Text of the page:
Actually I looked up “Legality of cannibis by country” out of curiosity and found out that it’s illegal more than it is legal, but in some cases the laws aren’t even enforced. Doesn’t really move the discussion forwardm but still interesting.

Most prohibition in other countries is the result of pressure via US aid $.

gbear on October 19, 2009 at 7:54 PM

Bingo! I live in Japan where a a flake on cannabis can land you in a TB ridden jail for 7 years. All thanks to treaties w/ the USA. The Emporer of Japan has a garden of cannabis growing on his compound. Ironic? You’ll see marijuana emblems on t-shirts, car decals etc from every demographic here but it’s illegal although being integral to the practice of shintoism. go figure.

whiskeytango on October 19, 2009 at 7:57 PM

whiskeytango on October 19, 2009 at 7:47 PM

I certainly agree with you that there are laws (many, as you kindly pointed out) that are wrong and need to be amended. In many cases civil disobedience is needed as well as legislative action to repeal these unjust laws. Henry David Thoreau had a very real problem with his tax money going towards supporting the Mexican-American War and he stopped paying his taxes because of it…and went to jail because of it. MLK had a very real problem with the racist and unjust Jim Crow laws so he (and many other brave men and women) broke those laws…and went to jail. The difference between these examples (and there are many more) and pot users, in my mind at least, is that when these people broke the law, they knew what that entailed and accepted that.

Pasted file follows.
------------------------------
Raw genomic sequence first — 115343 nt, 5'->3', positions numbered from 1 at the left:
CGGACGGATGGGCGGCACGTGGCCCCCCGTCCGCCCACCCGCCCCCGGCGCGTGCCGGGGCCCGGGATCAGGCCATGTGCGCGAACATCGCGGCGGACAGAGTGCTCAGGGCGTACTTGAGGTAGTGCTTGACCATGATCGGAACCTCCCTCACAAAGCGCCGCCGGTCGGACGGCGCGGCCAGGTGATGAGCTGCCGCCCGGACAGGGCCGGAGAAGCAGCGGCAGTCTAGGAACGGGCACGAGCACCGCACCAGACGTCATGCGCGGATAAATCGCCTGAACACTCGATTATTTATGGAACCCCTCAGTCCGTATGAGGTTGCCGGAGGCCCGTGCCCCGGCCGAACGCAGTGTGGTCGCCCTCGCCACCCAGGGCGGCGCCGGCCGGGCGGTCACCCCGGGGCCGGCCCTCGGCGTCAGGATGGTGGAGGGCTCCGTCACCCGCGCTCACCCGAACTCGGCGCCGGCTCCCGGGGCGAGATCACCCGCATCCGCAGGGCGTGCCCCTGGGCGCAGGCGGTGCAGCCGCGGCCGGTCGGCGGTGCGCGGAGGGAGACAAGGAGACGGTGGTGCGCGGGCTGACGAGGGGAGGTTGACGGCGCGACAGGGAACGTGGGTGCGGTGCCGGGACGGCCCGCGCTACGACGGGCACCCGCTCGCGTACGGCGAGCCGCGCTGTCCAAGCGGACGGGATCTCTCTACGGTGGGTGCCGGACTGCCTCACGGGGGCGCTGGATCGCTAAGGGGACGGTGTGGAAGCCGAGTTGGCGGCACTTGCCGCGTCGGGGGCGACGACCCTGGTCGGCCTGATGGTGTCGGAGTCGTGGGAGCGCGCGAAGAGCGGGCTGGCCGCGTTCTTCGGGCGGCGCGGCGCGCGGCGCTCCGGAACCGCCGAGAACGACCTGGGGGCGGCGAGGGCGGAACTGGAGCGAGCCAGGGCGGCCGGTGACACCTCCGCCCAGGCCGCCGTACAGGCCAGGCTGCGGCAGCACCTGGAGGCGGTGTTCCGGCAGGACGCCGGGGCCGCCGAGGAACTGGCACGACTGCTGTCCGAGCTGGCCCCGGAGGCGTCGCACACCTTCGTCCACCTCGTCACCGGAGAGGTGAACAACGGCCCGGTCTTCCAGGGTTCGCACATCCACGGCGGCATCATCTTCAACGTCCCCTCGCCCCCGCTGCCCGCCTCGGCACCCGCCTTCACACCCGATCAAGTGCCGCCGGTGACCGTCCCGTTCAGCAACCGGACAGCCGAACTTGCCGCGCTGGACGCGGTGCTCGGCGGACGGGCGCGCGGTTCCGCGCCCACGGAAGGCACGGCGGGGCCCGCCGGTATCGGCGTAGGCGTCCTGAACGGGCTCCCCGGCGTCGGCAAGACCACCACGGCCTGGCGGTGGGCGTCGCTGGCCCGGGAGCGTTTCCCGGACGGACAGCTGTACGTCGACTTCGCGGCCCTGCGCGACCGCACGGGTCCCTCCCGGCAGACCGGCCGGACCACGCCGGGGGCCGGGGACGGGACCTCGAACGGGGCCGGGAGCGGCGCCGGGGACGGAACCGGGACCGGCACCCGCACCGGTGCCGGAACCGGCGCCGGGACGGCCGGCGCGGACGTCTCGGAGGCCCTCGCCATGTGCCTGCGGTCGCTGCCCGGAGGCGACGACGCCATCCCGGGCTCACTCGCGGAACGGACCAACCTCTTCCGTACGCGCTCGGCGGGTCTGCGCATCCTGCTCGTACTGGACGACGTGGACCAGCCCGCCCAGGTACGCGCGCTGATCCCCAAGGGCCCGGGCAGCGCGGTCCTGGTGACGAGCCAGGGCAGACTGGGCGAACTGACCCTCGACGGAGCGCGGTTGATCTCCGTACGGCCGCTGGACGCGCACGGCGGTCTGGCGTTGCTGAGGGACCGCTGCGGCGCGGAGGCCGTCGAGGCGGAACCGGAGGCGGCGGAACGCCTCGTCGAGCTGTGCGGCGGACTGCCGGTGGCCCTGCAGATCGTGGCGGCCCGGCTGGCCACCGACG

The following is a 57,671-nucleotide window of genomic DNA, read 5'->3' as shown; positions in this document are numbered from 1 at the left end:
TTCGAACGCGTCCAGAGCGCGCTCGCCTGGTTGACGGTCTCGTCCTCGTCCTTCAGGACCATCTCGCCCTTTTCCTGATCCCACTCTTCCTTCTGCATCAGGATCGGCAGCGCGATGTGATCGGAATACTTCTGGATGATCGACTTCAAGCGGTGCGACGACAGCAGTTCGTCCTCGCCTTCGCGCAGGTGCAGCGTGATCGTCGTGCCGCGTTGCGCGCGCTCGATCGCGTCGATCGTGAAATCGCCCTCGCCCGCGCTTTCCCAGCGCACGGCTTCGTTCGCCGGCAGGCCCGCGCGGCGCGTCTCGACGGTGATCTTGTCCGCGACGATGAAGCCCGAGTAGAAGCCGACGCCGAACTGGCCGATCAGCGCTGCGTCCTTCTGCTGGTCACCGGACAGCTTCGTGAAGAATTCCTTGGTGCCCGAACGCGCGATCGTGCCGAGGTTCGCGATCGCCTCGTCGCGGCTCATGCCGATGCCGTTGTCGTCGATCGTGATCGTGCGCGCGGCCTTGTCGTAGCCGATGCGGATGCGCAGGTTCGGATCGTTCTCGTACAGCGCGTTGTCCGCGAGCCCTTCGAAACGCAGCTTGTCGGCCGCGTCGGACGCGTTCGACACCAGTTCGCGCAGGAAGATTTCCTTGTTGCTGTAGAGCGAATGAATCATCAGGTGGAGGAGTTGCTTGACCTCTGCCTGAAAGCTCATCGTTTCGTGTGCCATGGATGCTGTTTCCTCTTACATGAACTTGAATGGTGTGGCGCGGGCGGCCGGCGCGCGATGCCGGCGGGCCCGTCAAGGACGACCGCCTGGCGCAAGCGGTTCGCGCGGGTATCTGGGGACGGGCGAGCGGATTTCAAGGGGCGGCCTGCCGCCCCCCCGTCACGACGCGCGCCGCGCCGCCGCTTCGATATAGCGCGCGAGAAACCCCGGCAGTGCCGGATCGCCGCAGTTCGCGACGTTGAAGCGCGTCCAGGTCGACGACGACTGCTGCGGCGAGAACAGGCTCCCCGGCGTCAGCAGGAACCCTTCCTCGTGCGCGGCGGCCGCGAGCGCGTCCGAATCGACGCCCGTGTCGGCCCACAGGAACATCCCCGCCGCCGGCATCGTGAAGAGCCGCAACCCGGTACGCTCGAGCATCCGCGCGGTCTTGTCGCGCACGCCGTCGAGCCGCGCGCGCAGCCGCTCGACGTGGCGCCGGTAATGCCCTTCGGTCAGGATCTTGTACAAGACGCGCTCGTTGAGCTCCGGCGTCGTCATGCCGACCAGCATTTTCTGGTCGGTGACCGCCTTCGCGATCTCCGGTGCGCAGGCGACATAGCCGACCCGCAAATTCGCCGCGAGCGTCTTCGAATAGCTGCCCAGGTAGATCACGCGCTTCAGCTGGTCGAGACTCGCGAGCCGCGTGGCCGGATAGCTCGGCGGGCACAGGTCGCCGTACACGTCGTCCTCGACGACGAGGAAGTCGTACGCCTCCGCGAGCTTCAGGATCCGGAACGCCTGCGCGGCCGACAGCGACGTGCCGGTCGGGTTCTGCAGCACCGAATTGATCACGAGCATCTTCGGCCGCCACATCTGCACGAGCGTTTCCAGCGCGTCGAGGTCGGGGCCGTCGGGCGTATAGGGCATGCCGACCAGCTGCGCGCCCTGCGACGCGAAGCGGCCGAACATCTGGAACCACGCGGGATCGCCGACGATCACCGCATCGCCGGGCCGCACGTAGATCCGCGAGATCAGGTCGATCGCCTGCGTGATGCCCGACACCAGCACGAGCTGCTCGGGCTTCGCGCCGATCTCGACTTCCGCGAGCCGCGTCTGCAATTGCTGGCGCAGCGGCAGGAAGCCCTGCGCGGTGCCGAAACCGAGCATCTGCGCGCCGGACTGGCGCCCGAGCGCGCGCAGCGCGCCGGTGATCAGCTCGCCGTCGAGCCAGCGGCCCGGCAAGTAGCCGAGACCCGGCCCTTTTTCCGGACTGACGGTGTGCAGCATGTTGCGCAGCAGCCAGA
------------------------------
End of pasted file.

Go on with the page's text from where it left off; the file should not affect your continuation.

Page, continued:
Pot use is illegal and there is no ambiguity about it being illegal. People also don’t accidentally smoke pot as a general rule. You argue that pot being illegal is unjust. Fair enough. You also argue that otherwise good people who smoke pot are lumped unfairly with more violent lawbreakers. I agree with that. The issue is that people who smoke pot and get caught will be punished under current laws. They know it just as well as you and I know it.

In my mind, if you decide to violate a law, no matter how unfair you might think it is, then you are accepting that you could get caught doing it and when you are caught, there could be some consequences. You smoke pot/ drive drunk/ jaywalk/ hit your little sister/double park you have to accept that their are consequences for those actions no matter how good and kind a person you are.